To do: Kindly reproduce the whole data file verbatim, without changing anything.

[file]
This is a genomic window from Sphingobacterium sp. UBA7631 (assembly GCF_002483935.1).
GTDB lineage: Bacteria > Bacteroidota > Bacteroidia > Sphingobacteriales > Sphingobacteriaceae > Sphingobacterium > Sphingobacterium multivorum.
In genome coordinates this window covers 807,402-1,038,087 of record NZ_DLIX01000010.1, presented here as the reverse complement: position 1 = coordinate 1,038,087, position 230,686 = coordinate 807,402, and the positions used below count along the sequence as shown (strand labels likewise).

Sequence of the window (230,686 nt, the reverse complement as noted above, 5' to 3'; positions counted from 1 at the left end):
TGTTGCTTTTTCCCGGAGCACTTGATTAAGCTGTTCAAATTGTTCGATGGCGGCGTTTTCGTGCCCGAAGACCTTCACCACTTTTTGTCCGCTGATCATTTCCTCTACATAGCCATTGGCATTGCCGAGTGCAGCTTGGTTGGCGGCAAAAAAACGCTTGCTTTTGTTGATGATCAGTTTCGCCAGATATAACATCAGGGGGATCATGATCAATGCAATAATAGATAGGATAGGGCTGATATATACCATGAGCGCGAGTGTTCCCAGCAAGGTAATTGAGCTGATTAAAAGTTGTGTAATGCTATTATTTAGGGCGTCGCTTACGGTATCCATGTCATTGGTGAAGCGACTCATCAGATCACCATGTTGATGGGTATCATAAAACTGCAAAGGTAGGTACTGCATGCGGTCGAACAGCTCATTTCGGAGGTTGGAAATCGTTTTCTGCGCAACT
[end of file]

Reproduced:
This is a genomic window from Sphingobacterium sp. UBA7631 (assembly GCF_002483935.1).
GTDB lineage: Bacteria > Bacteroidota > Bacteroidia > Sphingobacteriales > Sphingobacteriaceae > Sphingobacterium > Sphingobacterium multivorum.
In genome coordinates this window covers 807,402-1,038,087 of record NZ_DLIX01000010.1, presented here as the reverse complement: position 1 = coordinate 1,038,087, position 230,686 = coordinate 807,402, and the positions used below count along the sequence as shown (strand labels likewise).

Sequence of the window (230,686 nt, the reverse complement as noted above, 5' to 3'; positions counted from 1 at the left end):
TGTTGCTTTTTCCCGGAGCACTTGATTAAGCTGTTCAAATTGTTCGATGGCGGCGTTTTCGTGCCCGAAGACCTTCACCACTTTTTGTCCGCTGATCATTTCCTCTACATAGCCATTGGCATTGCCGAGTGCAGCTTGGTTGGCGGCAAAAAAACGCTTGCTTTTGTTGATGATCAGTTTCGCCAGATATAACATCAGGGGGATCATGATCAATGCAATAATAGATAGGATAGGGCTGATATATACCATGAGCGCGAGTGTTCCCAGCAAGGTAATTGAGCTGATTAAAAGTTGTGTAATGCTATTATTTAGGGCGTCGCTTACGGTATCCATGTCATTGGTGAAGCGACTCATCAGATCACCATGTTGATGGGTATCATAAAACTGCAAAGGTAGGTACTGCATGCGGTCGAACAGCTCATTTCGGAGGTTGGAAATCGTTTTCTGCGCAACT